The IMD Exclusion: Still a Thorn in Our Side
The IMD exclusion, a federal rule not allowing for Medicaid reimbursement of any inpatient facility larger than sixteen beds, was a popular topic in the 114th Congress, with several law makers expressing interest in reform. Even though landmark legislation benefiting substance use disorders was passed last year, the IMD rule was not reformed in any meaningful way. With the Trump presidency and current congress seeking to curb Medicaid spending, reforms from the federal level seemed to be on hold temporarily. Yet new legislation has emerged in the 115th Congress, once again making the topic one of bipartisan interest. Even though California operates under an 1115 waiver from the Center for Medicare & Medicaid services, allowing Medicaid to operate with more freedoms when it comes to inpatient care, CCAPP believes that our work on the issue is not complete. It remains a restrictive federal regulation, which requires a federal fix.
Rep. Brian Fitzpatrick (R-PA) has introduced the Road to Recovery Act. The bill enables states to expand access to inpatient treatment for substance use disorder, while not intruding on a state’s flexibility to implement care. Specifically, this bill amends the Social Security Act and CHIP to provide coverage for residential substance use disorder treatment in accredited and licensed facilities as determined by HHS and the Single State Authorities on Drugs and Alcohol. It also removes the arbitrary 16 bed limit currently in federal law, and also covers treatment for individuals under 65 years of age. There would be required periodic review of a consumer’s need for service every 60 days, and allows states to set standards for criteria when it comes to this evaluation.
Another bill has been introduced by Rep. Bill Foster (D-IL), the Medicaid Coverage for Addiction Recovery Expansion (Medicaid CARE) Act. It has also been introduced in the Senate by Senators Durbin, Portman, Brown, Capito, King, and Collins. The Medicaid CARE Act modifies the IMD Exclusion to allow Medicaid coverage for up to 40 beds in appropriately accredited “residential addiction treatment facilities” for up to 60 consecutive days for adults with substance use disorders. The bill allows individuals receiving addiction treatment in such a facility to maintain Medicaid coverage for other medical services, which are currently ineligible under the IMD Exclusion. The legislation also establishes a new $50 million youth inpatient addiction treatment grant program to fund facilities that provide substance use disorder treatment services to underserved, at-risk Medicaid beneficiaries who are younger than age 21, with an emphasis on rural communities. The bill would also increase flexibility for pregnant and postpartum women who are seeking treatment, and would allow them to access the services they need to ensure positive birth outcomes.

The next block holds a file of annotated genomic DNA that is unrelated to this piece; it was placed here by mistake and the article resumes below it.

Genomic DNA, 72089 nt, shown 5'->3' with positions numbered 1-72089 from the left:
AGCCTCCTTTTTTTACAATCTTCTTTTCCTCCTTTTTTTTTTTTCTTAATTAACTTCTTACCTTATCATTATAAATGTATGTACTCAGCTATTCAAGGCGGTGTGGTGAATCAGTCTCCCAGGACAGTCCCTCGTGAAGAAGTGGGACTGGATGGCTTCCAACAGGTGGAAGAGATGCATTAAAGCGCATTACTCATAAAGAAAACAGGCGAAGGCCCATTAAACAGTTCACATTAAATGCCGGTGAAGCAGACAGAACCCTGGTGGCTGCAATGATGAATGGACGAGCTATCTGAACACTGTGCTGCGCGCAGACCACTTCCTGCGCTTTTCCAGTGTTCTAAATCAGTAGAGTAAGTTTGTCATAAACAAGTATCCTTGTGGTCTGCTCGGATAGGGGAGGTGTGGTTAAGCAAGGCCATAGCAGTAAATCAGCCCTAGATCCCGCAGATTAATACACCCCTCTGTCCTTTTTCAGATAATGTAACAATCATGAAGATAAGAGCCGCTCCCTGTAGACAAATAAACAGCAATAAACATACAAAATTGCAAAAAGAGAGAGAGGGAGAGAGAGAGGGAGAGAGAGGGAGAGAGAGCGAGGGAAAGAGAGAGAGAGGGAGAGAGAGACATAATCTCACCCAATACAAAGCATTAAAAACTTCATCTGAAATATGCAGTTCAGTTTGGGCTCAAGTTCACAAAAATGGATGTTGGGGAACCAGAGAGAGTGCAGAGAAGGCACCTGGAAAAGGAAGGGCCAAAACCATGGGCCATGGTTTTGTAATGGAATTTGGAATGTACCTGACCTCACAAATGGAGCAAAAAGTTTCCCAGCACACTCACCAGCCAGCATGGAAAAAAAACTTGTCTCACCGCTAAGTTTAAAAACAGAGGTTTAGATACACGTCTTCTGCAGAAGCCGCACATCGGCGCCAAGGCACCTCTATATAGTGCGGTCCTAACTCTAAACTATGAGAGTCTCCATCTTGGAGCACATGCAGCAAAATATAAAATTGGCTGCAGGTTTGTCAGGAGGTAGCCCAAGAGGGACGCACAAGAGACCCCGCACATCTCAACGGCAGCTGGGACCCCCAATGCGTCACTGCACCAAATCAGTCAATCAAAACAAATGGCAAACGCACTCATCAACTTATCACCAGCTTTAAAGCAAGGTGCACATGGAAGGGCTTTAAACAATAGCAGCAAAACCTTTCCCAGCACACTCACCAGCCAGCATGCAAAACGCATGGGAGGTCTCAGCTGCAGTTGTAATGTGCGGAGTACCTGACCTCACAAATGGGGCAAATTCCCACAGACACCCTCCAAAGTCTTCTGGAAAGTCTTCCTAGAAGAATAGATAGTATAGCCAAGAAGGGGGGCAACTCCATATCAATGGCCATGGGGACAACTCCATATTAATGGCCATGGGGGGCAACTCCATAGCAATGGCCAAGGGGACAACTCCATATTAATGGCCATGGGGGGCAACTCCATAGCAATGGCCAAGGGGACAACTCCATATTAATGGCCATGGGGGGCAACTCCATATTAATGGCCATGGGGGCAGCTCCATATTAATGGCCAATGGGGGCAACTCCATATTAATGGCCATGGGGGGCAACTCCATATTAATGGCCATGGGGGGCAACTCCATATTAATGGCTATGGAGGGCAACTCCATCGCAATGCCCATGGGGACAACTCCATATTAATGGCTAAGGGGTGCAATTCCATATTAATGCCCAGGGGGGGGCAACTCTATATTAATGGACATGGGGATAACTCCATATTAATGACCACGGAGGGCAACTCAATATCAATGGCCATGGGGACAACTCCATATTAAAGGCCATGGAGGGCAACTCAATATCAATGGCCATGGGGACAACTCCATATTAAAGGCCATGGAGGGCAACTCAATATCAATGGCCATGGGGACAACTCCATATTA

The IMD exclusion is also addressed in the interim report of the President’s Commission on opioid Abuse. Perhaps the most impressive recommendation of the commission is in regards to this regulation. In an effort to expand treatment capacity, the commission recommends that CMS grant waiver approvals for all 50 states to quickly eliminate barriers to treatment resulting from the federal Institutes for Mental Diseases (IMD) exclusion within the Medicaid program. This would, according to the commission, “immediately open treatment to thousands of Americans in existing facilities in all 50 states.” While this is a worthwhile pursuit, the waiver application process is long and arduous, and the results may come in time but certainly not “immediately.” The Commission stated that legislation would be necessary to repeal the exclusion in its entirety, which might be true- but legislation would NOT be needed to exempt SUD in patient treatment facilities from the rule. That could be done independently by CMS. As California is already operating under an 1115 waiver, however, this recommendation does little to advance care in the state.
In Washington, there are many calls for expanded access to care. Even as the states receive funds from sources such as the 21st Century Cures Act or the Comprehensive Addiction Recovery Act, there can be no increased access to inpatient treatment so long as the IMD rule remains in place. The IMD exclusion remains one of the most challenging and frustrating obstacles to increased care for substance use disorders, and will remain a high priority for CCAPP until it is reformed.
Article By: Andrew Kessler, CCAPP Federal Policy Liaison